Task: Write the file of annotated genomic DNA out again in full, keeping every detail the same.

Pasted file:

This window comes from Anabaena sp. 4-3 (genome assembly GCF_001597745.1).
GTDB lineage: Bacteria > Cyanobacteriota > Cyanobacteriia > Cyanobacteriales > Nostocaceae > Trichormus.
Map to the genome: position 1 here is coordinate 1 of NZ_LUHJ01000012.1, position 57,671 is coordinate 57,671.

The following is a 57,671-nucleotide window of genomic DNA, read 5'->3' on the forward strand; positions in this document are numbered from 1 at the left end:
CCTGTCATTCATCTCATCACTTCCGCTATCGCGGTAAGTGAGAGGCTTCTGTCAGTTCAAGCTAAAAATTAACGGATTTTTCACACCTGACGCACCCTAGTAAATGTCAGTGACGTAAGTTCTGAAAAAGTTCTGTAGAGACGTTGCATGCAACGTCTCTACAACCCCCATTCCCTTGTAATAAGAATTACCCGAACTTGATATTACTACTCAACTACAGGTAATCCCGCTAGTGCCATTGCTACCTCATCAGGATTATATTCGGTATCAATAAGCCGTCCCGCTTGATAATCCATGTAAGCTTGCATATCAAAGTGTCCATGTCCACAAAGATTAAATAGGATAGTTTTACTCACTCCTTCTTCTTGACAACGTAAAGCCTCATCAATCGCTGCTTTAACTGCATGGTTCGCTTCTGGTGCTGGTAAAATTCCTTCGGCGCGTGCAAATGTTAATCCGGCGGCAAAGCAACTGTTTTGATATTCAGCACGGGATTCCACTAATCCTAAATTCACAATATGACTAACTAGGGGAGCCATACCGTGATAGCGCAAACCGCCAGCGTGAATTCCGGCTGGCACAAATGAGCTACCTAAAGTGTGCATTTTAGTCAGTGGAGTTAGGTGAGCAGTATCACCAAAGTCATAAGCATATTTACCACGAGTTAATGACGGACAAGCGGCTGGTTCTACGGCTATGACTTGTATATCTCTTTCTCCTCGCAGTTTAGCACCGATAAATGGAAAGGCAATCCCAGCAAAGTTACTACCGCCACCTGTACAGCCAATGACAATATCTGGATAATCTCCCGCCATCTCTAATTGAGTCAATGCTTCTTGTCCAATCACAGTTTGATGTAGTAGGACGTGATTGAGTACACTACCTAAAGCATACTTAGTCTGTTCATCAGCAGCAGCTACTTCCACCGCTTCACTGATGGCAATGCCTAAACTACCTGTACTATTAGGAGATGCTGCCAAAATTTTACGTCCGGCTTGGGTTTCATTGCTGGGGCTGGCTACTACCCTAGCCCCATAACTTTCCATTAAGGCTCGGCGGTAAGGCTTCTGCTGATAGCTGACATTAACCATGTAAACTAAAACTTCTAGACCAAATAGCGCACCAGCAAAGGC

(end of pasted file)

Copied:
This window comes from Anabaena sp. 4-3 (genome assembly GCF_001597745.1).
GTDB lineage: Bacteria > Cyanobacteriota > Cyanobacteriia > Cyanobacteriales > Nostocaceae > Trichormus.
Map to the genome: position 1 here is coordinate 1 of NZ_LUHJ01000012.1, position 57,671 is coordinate 57,671.

The following is a 57,671-nucleotide window of genomic DNA, read 5'->3' on the forward strand; positions in this document are numbered from 1 at the left end:
CCTGTCATTCATCTCATCACTTCCGCTATCGCGGTAAGTGAGAGGCTTCTGTCAGTTCAAGCTAAAAATTAACGGATTTTTCACACCTGACGCACCCTAGTAAATGTCAGTGACGTAAGTTCTGAAAAAGTTCTGTAGAGACGTTGCATGCAACGTCTCTACAACCCCCATTCCCTTGTAATAAGAATTACCCGAACTTGATATTACTACTCAACTACAGGTAATCCCGCTAGTGCCATTGCTACCTCATCAGGATTATATTCGGTATCAATAAGCCGTCCCGCTTGATAATCCATGTAAGCTTGCATATCAAAGTGTCCATGTCCACAAAGATTAAATAGGATAGTTTTACTCACTCCTTCTTCTTGACAACGTAAAGCCTCATCAATCGCTGCTTTAACTGCATGGTTCGCTTCTGGTGCTGGTAAAATTCCTTCGGCGCGTGCAAATGTTAATCCGGCGGCAAAGCAACTGTTTTGATATTCAGCACGGGATTCCACTAATCCTAAATTCACAATATGACTAACTAGGGGAGCCATACCGTGATAGCGCAAACCGCCAGCGTGAATTCCGGCTGGCACAAATGAGCTACCTAAAGTGTGCATTTTAGTCAGTGGAGTTAGGTGAGCAGTATCACCAAAGTCATAAGCATATTTACCACGAGTTAATGACGGACAAGCGGCTGGTTCTACGGCTATGACTTGTATATCTCTTTCTCCTCGCAGTTTAGCACCGATAAATGGAAAGGCAATCCCAGCAAAGTTACTACCGCCACCTGTACAGCCAATGACAATATCTGGATAATCTCCCGCCATCTCTAATTGAGTCAATGCTTCTTGTCCAATCACAGTTTGATGTAGTAGGACGTGATTGAGTACACTACCTAAAGCATACTTAGTCTGTTCATCAGCAGCAGCTACTTCCACCGCTTCACTGATGGCAATGCCTAAACTACCTGTACTATTAGGAGATGCTGCCAAAATTTTACGTCCGGCTTGGGTTTCATTGCTGGGGCTGGCTACTACCCTAGCCCCATAACTTTCCATTAAGGCTCGGCGGTAAGGCTTCTGCTGATAGCTGACATTAACCATGTAAACTAAAACTTCTAGACCAAATAGCGCACCAGCAAAGGC